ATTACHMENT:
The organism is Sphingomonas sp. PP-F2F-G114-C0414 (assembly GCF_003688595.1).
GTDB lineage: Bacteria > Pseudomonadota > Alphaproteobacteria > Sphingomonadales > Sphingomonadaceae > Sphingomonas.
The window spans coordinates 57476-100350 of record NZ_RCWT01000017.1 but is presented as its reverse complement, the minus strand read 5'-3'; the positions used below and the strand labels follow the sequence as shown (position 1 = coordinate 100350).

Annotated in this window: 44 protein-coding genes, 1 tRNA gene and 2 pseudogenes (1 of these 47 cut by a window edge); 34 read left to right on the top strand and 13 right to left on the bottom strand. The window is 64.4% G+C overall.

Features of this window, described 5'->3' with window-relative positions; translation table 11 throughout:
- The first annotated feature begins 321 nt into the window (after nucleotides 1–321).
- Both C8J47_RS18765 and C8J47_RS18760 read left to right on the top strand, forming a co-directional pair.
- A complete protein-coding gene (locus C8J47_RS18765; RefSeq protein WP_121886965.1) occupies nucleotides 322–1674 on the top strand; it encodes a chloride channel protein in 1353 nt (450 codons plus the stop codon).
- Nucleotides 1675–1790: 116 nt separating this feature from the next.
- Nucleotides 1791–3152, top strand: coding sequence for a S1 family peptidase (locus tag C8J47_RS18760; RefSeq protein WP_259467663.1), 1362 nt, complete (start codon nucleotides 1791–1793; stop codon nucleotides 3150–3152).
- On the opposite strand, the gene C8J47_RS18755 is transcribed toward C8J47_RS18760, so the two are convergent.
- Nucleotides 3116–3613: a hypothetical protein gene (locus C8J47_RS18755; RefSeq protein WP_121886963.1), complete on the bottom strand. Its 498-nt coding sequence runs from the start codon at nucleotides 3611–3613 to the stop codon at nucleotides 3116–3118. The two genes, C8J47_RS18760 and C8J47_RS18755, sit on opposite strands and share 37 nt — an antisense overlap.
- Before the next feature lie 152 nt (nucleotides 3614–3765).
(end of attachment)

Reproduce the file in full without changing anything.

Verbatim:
The organism is Sphingomonas sp. PP-F2F-G114-C0414 (assembly GCF_003688595.1).
GTDB lineage: Bacteria > Pseudomonadota > Alphaproteobacteria > Sphingomonadales > Sphingomonadaceae > Sphingomonas.
The window spans coordinates 57476-100350 of record NZ_RCWT01000017.1 but is presented as its reverse complement, the minus strand read 5'-3'; the positions used below and the strand labels follow the sequence as shown (position 1 = coordinate 100350).

Annotated in this window: 44 protein-coding genes, 1 tRNA gene and 2 pseudogenes (1 of these 47 cut by a window edge); 34 read left to right on the top strand and 13 right to left on the bottom strand. The window is 64.4% G+C overall.

Features of this window, described 5'->3' with window-relative positions; translation table 11 throughout:
- The first annotated feature begins 321 nt into the window (after nucleotides 1–321).
- Both C8J47_RS18765 and C8J47_RS18760 read left to right on the top strand, forming a co-directional pair.
- A complete protein-coding gene (locus C8J47_RS18765; RefSeq protein WP_121886965.1) occupies nucleotides 322–1674 on the top strand; it encodes a chloride channel protein in 1353 nt (450 codons plus the stop codon).
- Nucleotides 1675–1790: 116 nt separating this feature from the next.
- Nucleotides 1791–3152, top strand: coding sequence for a S1 family peptidase (locus tag C8J47_RS18760; RefSeq protein WP_259467663.1), 1362 nt, complete (start codon nucleotides 1791–1793; stop codon nucleotides 3150–3152).
- On the opposite strand, the gene C8J47_RS18755 is transcribed toward C8J47_RS18760, so the two are convergent.
- Nucleotides 3116–3613: a hypothetical protein gene (locus C8J47_RS18755; RefSeq protein WP_121886963.1), complete on the bottom strand. Its 498-nt coding sequence runs from the start codon at nucleotides 3611–3613 to the stop codon at nucleotides 3116–3118. The two genes, C8J47_RS18760 and C8J47_RS18755, sit on opposite strands and share 37 nt — an antisense overlap.
- Before the next feature lie 152 nt (nucleotides 3614–3765).